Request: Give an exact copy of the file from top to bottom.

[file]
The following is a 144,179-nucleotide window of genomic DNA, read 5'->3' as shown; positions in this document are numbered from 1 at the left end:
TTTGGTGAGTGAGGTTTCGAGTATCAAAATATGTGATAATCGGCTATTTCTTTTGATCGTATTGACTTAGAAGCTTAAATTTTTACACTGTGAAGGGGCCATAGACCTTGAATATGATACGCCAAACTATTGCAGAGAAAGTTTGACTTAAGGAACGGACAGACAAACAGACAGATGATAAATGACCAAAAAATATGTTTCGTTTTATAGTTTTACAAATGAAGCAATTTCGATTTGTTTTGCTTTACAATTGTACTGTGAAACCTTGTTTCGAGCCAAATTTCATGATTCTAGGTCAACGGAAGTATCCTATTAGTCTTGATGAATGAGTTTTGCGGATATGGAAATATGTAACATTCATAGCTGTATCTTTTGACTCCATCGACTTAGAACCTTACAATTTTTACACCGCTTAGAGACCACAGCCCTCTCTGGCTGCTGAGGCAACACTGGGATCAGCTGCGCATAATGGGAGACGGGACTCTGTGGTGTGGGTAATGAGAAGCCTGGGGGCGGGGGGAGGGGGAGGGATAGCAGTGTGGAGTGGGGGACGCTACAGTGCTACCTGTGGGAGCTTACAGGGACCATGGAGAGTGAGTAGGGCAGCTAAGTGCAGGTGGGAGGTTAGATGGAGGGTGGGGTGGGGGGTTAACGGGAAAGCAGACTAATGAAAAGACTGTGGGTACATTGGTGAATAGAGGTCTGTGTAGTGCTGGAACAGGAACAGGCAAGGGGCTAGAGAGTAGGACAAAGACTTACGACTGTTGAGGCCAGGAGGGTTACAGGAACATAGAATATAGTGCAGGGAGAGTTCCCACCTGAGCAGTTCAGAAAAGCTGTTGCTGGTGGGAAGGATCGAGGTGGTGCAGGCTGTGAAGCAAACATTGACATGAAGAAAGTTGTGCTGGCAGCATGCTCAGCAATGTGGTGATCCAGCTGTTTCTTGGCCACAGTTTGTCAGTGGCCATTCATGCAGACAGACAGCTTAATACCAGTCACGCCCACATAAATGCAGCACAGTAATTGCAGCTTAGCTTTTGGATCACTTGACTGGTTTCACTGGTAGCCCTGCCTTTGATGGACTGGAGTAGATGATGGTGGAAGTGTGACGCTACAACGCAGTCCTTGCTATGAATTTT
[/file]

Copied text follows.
The following is a 144,179-nucleotide window of genomic DNA, read 5'->3' as shown; positions in this document are numbered from 1 at the left end:
TTTGGTGAGTGAGGTTTCGAGTATCAAAATATGTGATAATCGGCTATTTCTTTTGATCGTATTGACTTAGAAGCTTAAATTTTTACACTGTGAAGGGGCCATAGACCTTGAATATGATACGCCAAACTATTGCAGAGAAAGTTTGACTTAAGGAACGGACAGACAAACAGACAGATGATAAATGACCAAAAAATATGTTTCGTTTTATAGTTTTACAAATGAAGCAATTTCGATTTGTTTTGCTTTACAATTGTACTGTGAAACCTTGTTTCGAGCCAAATTTCATGATTCTAGGTCAACGGAAGTATCCTATTAGTCTTGATGAATGAGTTTTGCGGATATGGAAATATGTAACATTCATAGCTGTATCTTTTGACTCCATCGACTTAGAACCTTACAATTTTTACACCGCTTAGAGACCACAGCCCTCTCTGGCTGCTGAGGCAACACTGGGATCAGCTGCGCATAATGGGAGACGGGACTCTGTGGTGTGGGTAATGAGAAGCCTGGGGGCGGGGGGAGGGGGAGGGATAGCAGTGTGGAGTGGGGGACGCTACAGTGCTACCTGTGGGAGCTTACAGGGACCATGGAGAGTGAGTAGGGCAGCTAAGTGCAGGTGGGAGGTTAGATGGAGGGTGGGGTGGGGGGTTAACGGGAAAGCAGACTAATGAAAAGACTGTGGGTACATTGGTGAATAGAGGTCTGTGTAGTGCTGGAACAGGAACAGGCAAGGGGCTAGAGAGTAGGACAAAGACTTACGACTGTTGAGGCCAGGAGGGTTACAGGAACATAGAATATAGTGCAGGGAGAGTTCCCACCTGAGCAGTTCAGAAAAGCTGTTGCTGGTGGGAAGGATCGAGGTGGTGCAGGCTGTGAAGCAAACATTGACATGAAGAAAGTTGTGCTGGCAGCATGCTCAGCAATGTGGTGATCCAGCTGTTTCTTGGCCACAGTTTGTCAGTGGCCATTCATGCAGACAGACAGCTTAATACCAGTCACGCCCACATAAATGCAGCACAGTAATTGCAGCTTAGCTTTTGGATCACTTGACTGGTTTCACTGGTAGCCCTGCCTTTGATGGACTGGAGTAGATGATGGTGGAAGTGTGACGCTACAACGCAGTCCTTGCTATGAATTTT